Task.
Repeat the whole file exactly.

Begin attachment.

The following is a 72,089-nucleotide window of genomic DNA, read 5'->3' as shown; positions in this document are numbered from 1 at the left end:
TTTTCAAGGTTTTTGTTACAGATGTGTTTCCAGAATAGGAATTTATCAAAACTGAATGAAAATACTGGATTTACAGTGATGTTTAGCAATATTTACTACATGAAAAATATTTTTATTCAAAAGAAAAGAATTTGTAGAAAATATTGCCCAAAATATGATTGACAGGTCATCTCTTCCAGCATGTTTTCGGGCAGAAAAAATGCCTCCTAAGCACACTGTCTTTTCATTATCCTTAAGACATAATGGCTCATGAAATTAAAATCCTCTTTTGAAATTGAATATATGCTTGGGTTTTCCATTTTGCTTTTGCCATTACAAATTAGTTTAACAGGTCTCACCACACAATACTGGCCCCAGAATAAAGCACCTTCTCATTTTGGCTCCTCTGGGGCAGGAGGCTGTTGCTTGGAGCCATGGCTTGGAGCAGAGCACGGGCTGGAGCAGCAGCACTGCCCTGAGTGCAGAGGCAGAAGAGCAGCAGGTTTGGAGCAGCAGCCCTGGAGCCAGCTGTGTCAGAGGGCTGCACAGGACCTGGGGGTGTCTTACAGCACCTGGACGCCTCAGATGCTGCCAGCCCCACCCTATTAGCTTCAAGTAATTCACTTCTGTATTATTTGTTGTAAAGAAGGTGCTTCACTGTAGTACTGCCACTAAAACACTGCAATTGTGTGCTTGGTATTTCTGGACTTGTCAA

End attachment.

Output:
The following is a 72,089-nucleotide window of genomic DNA, read 5'->3' as shown; positions in this document are numbered from 1 at the left end:
TTTTCAAGGTTTTTGTTACAGATGTGTTTCCAGAATAGGAATTTATCAAAACTGAATGAAAATACTGGATTTACAGTGATGTTTAGCAATATTTACTACATGAAAAATATTTTTATTCAAAAGAAAAGAATTTGTAGAAAATATTGCCCAAAATATGATTGACAGGTCATCTCTTCCAGCATGTTTTCGGGCAGAAAAAATGCCTCCTAAGCACACTGTCTTTTCATTATCCTTAAGACATAATGGCTCATGAAATTAAAATCCTCTTTTGAAATTGAATATATGCTTGGGTTTTCCATTTTGCTTTTGCCATTACAAATTAGTTTAACAGGTCTCACCACACAATACTGGCCCCAGAATAAAGCACCTTCTCATTTTGGCTCCTCTGGGGCAGGAGGCTGTTGCTTGGAGCCATGGCTTGGAGCAGAGCACGGGCTGGAGCAGCAGCACTGCCCTGAGTGCAGAGGCAGAAGAGCAGCAGGTTTGGAGCAGCAGCCCTGGAGCCAGCTGTGTCAGAGGGCTGCACAGGACCTGGGGGTGTCTTACAGCACCTGGACGCCTCAGATGCTGCCAGCCCCACCCTATTAGCTTCAAGTAATTCACTTCTGTATTATTTGTTGTAAAGAAGGTGCTTCACTGTAGTACTGCCACTAAAACACTGCAATTGTGTGCTTGGTATTTCTGGACTTGTCAA